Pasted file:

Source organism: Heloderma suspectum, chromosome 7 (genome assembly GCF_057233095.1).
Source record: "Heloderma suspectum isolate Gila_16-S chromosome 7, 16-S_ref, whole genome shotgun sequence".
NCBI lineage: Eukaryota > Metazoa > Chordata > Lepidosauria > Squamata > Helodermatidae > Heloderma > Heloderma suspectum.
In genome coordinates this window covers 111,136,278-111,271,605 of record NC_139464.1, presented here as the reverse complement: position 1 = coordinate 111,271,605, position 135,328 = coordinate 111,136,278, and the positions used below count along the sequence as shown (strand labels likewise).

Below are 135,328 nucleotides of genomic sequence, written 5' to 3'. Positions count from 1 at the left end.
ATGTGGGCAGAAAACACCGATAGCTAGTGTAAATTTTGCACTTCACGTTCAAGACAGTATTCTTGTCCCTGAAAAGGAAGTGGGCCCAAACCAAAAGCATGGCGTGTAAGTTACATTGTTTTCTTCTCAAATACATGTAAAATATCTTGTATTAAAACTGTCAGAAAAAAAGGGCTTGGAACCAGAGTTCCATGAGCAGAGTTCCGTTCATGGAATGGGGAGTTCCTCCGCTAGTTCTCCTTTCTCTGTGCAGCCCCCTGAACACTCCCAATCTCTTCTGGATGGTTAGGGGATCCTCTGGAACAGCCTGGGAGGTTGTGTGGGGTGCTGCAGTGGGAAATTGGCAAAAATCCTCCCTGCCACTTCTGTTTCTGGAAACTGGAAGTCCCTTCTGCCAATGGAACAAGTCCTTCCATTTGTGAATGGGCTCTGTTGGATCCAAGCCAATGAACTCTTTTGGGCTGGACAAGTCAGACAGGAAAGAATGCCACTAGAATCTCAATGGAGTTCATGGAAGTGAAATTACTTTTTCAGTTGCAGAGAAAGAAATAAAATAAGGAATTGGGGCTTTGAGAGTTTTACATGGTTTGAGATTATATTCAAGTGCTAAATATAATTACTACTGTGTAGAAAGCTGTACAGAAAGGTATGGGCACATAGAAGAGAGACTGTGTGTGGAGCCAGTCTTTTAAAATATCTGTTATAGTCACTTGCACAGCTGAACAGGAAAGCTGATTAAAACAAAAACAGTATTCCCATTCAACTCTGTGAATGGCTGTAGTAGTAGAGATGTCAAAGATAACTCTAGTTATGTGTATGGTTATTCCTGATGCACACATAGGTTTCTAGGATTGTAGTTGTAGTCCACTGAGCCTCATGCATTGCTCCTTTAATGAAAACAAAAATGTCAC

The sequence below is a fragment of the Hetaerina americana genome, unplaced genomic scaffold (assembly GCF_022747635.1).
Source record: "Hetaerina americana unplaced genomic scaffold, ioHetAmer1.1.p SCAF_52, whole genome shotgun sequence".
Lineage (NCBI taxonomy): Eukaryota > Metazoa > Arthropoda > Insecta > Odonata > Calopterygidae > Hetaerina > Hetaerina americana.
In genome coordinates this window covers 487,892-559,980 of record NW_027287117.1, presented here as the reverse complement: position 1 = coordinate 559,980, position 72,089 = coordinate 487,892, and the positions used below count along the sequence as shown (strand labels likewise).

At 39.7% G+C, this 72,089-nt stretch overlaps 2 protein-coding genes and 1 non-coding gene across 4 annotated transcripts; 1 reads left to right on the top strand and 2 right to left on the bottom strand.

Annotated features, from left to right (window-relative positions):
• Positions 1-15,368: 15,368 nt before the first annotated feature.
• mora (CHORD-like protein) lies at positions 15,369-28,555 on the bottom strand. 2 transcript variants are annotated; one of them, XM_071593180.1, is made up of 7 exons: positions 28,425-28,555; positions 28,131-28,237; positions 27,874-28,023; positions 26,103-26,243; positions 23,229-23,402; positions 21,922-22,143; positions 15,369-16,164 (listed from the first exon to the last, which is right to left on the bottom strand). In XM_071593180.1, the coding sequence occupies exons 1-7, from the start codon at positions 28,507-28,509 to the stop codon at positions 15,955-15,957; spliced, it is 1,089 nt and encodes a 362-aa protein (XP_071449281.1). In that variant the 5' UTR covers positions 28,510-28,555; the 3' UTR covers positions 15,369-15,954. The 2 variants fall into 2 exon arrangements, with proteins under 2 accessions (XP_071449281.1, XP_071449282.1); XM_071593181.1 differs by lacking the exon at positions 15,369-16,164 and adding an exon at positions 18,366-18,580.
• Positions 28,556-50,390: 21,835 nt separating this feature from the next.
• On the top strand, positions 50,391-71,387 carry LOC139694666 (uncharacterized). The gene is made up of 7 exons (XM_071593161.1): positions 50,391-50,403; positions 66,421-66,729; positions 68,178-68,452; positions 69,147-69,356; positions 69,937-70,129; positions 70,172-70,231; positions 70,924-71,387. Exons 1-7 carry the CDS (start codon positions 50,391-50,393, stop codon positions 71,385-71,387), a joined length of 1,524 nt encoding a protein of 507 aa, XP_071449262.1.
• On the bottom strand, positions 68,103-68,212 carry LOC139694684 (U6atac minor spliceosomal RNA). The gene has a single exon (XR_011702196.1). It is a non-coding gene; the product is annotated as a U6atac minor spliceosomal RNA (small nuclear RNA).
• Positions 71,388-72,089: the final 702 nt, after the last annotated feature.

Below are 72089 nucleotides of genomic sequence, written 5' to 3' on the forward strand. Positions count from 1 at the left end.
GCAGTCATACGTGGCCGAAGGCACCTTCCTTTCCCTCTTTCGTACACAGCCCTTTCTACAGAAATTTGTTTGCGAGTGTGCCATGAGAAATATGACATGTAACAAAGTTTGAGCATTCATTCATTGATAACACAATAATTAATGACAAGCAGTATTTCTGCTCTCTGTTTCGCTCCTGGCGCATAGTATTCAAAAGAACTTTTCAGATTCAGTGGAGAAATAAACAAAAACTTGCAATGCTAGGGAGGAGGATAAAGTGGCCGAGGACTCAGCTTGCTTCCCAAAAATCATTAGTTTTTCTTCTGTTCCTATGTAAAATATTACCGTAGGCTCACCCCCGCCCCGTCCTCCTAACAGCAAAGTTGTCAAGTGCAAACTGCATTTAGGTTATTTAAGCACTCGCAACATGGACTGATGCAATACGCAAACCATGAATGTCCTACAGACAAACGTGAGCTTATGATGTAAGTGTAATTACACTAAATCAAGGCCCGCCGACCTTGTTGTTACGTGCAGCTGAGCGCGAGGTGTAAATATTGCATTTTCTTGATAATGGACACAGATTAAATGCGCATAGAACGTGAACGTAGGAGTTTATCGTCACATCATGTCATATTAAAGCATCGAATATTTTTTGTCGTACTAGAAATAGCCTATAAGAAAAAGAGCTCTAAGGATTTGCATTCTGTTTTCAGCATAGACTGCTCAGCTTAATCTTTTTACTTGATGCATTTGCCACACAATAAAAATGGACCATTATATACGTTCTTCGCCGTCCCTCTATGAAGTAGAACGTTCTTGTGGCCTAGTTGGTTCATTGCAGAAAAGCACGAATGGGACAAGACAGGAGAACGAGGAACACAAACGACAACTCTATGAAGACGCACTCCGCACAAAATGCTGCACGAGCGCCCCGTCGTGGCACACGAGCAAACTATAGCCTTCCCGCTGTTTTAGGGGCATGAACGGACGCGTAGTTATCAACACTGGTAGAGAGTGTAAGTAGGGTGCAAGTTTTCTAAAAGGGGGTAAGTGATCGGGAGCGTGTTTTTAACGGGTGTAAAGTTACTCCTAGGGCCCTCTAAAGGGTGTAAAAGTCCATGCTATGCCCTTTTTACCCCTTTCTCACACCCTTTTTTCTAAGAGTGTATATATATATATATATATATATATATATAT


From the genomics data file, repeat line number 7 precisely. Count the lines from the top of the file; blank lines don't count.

The sequence below is a fragment of the Hetaerina americana genome, unplaced genomic scaffold (assembly GCF_022747635.1).